Extended Depth of Focus Intraocular Lenses for Presbyopia

Sruti S. Akella; Viral V. Juthani


Curr Opin Ophthalmol. 2018;29(4):318-322. 

In This Article

Extended Depth of Focus: Optical Principles

The human eye is designed to focus light on the fovea, but even a healthy eye will experience some degree of ocular aberrations, which significantly affect the quality of retinal images.[5] These aberrations are mainly classified as monochromatic (defocus, astigmatism, spherical, and coma) or chromatic (longitudinal and transverse). Monochromatic aberrations are intrinsic properties of the eye and lower-order aberrations can be corrected with contact lenses, spectacles, and intraocular lenses. However, correction of chromatic aberrations has also been shown to improve retinal image contrast.[6,7] The field of refractive surgery therefore has been increasingly interested in targeting correction of chromatic aberrations, especially with IOLs. This is particularly relevant for the cataract surgeon, as previous work has shown that most pseudophakic chromatic aberration is caused by chromatic dispersion from IOLs.[8]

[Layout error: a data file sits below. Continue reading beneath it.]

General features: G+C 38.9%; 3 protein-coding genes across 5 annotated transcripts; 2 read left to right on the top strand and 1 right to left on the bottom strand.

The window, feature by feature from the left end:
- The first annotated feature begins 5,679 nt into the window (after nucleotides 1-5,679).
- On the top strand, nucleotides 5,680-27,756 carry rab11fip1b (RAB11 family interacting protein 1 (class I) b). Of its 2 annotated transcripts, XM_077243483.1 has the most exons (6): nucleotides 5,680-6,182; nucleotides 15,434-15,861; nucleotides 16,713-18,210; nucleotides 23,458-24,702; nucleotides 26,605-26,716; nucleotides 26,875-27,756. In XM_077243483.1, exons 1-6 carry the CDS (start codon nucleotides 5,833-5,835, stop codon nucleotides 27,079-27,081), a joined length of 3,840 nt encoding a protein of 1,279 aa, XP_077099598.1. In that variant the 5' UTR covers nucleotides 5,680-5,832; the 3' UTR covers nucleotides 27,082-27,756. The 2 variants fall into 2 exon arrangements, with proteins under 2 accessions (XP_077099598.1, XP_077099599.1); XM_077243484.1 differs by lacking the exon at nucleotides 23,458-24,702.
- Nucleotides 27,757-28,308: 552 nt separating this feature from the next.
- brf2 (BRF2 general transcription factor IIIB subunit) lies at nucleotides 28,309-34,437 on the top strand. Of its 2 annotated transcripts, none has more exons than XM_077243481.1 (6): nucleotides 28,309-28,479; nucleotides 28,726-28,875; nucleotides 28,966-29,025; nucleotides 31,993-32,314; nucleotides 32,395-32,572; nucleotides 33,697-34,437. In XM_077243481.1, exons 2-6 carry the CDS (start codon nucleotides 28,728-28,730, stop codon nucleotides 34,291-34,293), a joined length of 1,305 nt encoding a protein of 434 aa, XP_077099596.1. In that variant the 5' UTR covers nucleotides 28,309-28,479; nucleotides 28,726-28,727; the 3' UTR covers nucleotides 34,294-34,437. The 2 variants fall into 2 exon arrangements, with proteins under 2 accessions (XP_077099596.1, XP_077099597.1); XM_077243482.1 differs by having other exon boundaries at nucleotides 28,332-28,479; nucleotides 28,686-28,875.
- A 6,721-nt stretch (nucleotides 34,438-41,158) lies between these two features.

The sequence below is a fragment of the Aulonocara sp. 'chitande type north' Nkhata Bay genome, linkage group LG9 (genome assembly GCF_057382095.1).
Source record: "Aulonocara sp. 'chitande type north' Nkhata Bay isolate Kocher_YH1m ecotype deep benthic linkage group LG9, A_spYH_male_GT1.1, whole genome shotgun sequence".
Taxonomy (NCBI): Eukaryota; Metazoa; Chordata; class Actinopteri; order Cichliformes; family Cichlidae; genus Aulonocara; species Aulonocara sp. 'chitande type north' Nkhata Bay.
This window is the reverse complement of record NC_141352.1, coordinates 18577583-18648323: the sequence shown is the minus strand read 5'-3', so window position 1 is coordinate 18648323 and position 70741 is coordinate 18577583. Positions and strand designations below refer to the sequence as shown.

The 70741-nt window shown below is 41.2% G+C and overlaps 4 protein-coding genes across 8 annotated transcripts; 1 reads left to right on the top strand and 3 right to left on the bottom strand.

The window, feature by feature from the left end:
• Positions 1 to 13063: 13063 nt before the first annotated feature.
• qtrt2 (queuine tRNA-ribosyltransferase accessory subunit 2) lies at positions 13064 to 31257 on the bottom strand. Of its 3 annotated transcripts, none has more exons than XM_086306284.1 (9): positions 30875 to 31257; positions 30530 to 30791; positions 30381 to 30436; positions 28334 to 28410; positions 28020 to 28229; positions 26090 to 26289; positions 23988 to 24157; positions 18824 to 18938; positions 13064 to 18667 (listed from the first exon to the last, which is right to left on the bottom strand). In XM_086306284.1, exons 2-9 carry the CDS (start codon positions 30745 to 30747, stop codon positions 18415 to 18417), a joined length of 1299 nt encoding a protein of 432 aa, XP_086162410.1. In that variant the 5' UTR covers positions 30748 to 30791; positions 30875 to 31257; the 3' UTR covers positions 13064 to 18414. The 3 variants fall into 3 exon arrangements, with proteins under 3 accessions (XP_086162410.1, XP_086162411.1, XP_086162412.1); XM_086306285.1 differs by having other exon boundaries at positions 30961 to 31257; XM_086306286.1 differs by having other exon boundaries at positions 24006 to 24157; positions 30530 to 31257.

EDOF lenses work by focusing incoming waves in an extended longitudinal plane, as opposed to the monofocal lenses which focus plane waves in one single point or two to three discrete points (bifocal or multifocal, respectively). This elongated focus is meant to eliminate the overlapping of near and far images caused by traditional multifocal IOLs, thereby eliminating the halo effect. Theoretical studies have shown that the EDOF lenses provide better optical quality on the whole addition range than multifocal and monofocal lenses.[9]

Another subtype of enhanced depth of field IOLs is so-called small aperture IOLs. These lenses are designed with a pinhole that blocks unfocused rays of light that can potentially degrade image quality. Reducing the pupil aperture allows only central-focused light to reach the retina, resulting in a high-quality extended depth of focus without blurry transition zones.